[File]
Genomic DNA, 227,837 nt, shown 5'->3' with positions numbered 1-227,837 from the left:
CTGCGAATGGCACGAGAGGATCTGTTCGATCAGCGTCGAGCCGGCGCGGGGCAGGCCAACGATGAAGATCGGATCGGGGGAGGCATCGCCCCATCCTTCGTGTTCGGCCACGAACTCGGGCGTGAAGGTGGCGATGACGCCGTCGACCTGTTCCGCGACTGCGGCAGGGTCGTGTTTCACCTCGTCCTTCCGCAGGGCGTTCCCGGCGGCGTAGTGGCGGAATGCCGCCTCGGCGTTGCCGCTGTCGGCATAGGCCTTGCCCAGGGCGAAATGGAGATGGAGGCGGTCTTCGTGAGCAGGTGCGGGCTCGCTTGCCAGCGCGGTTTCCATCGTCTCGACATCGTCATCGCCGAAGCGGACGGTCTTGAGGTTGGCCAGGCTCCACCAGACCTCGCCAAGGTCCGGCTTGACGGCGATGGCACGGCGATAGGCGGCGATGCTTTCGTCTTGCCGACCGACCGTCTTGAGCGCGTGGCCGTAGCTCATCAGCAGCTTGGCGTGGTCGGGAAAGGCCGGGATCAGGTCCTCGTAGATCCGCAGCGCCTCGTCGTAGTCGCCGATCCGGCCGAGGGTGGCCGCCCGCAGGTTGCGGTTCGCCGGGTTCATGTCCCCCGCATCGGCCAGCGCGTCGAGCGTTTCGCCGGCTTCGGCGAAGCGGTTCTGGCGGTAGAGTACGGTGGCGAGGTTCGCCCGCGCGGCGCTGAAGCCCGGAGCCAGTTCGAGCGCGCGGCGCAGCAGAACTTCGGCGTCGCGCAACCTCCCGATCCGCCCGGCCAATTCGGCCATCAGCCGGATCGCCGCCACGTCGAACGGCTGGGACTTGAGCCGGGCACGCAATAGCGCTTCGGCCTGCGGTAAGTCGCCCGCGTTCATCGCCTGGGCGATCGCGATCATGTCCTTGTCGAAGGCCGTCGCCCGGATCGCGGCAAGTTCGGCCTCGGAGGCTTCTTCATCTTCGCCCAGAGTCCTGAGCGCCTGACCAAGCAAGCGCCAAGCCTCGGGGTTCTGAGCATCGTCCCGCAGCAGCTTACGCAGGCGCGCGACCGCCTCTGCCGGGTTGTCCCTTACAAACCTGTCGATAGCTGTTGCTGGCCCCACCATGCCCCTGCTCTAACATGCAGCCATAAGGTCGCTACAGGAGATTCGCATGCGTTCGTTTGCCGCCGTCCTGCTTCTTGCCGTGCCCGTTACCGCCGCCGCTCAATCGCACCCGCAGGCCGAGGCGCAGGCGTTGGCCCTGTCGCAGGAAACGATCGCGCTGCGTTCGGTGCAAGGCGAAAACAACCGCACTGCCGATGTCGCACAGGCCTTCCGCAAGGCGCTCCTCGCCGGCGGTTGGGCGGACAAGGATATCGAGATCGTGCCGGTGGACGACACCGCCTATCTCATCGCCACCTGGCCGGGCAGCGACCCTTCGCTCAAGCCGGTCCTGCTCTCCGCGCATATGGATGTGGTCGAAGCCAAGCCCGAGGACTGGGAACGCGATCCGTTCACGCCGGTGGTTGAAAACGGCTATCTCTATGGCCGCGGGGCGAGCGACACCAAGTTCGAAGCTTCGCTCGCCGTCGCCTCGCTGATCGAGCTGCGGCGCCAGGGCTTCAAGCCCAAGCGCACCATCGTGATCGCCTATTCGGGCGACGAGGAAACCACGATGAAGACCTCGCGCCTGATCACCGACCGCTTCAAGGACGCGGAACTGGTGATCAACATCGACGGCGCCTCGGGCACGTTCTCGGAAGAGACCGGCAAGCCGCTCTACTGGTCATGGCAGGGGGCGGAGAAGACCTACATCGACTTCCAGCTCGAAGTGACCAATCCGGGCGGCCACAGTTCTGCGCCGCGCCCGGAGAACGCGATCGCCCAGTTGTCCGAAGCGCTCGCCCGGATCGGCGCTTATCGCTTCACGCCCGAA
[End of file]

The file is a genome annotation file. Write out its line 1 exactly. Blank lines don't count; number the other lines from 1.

Genomic DNA, 227,837 nt, shown 5'->3' with positions numbered 1-227,837 from the left: